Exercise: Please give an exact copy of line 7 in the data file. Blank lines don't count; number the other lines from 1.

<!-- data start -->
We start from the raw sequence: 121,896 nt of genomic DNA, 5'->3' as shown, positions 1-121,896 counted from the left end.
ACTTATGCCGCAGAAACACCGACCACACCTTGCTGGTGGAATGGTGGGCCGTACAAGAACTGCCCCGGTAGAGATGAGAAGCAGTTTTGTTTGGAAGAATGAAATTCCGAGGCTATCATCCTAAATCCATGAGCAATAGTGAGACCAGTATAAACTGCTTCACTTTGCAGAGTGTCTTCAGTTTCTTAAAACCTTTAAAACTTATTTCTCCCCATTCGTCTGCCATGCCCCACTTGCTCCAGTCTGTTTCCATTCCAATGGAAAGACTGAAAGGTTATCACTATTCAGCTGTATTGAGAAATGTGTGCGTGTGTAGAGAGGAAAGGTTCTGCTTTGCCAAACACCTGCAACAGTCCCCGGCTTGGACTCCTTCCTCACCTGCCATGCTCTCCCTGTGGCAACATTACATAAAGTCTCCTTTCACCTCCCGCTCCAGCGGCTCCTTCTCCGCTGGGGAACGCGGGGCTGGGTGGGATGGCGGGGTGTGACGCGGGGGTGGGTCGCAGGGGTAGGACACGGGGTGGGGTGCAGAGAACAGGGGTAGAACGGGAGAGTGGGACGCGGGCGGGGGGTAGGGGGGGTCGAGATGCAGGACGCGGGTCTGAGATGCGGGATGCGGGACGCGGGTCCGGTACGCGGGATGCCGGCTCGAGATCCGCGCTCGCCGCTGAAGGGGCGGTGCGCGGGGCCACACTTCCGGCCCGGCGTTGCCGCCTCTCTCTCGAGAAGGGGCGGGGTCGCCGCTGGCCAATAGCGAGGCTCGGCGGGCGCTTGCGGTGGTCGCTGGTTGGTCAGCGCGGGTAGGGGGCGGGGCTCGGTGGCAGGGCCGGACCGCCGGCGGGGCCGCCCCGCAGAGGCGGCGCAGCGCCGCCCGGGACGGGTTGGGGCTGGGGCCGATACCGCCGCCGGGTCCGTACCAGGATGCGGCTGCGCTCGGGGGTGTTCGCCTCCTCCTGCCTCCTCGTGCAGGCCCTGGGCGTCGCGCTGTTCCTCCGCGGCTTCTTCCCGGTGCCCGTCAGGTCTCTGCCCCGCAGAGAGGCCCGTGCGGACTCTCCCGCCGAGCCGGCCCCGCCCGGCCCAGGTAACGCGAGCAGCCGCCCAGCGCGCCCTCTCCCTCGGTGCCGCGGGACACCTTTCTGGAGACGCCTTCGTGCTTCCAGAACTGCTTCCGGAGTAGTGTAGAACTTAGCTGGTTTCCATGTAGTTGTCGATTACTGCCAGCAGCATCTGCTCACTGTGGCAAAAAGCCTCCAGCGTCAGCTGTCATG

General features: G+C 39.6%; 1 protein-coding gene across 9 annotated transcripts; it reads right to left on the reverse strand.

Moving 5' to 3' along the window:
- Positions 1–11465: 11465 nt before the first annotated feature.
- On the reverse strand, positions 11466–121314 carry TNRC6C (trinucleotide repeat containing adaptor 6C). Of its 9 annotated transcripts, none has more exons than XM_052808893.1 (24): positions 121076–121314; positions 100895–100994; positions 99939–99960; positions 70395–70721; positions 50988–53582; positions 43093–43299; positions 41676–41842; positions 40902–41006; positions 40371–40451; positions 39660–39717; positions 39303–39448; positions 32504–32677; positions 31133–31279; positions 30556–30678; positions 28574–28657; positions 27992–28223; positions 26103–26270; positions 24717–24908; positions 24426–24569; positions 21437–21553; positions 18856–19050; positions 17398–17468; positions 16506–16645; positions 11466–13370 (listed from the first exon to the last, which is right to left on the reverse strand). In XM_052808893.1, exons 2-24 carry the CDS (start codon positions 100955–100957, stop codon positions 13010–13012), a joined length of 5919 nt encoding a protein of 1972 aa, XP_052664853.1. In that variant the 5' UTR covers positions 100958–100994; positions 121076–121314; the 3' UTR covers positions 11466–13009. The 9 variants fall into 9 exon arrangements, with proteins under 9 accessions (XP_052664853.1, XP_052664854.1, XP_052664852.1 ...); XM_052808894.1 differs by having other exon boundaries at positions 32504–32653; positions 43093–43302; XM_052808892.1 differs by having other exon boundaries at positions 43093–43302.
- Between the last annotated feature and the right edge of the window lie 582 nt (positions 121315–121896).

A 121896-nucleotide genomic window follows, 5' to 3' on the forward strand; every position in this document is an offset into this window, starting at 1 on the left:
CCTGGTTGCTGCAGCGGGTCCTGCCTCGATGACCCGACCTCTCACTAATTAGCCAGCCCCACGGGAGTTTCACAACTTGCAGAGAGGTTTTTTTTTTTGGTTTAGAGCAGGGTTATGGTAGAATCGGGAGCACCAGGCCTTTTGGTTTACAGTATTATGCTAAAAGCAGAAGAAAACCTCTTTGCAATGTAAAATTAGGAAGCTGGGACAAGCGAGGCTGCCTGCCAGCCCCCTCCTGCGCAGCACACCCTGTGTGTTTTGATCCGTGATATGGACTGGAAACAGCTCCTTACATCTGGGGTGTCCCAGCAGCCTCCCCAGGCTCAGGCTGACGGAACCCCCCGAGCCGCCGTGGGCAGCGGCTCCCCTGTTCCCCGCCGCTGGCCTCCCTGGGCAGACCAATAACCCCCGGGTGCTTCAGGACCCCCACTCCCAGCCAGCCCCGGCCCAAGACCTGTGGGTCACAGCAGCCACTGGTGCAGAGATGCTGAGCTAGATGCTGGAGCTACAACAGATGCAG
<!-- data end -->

- Between the last annotated feature and the right edge of the window lie 582 nt (positions 121315–121896).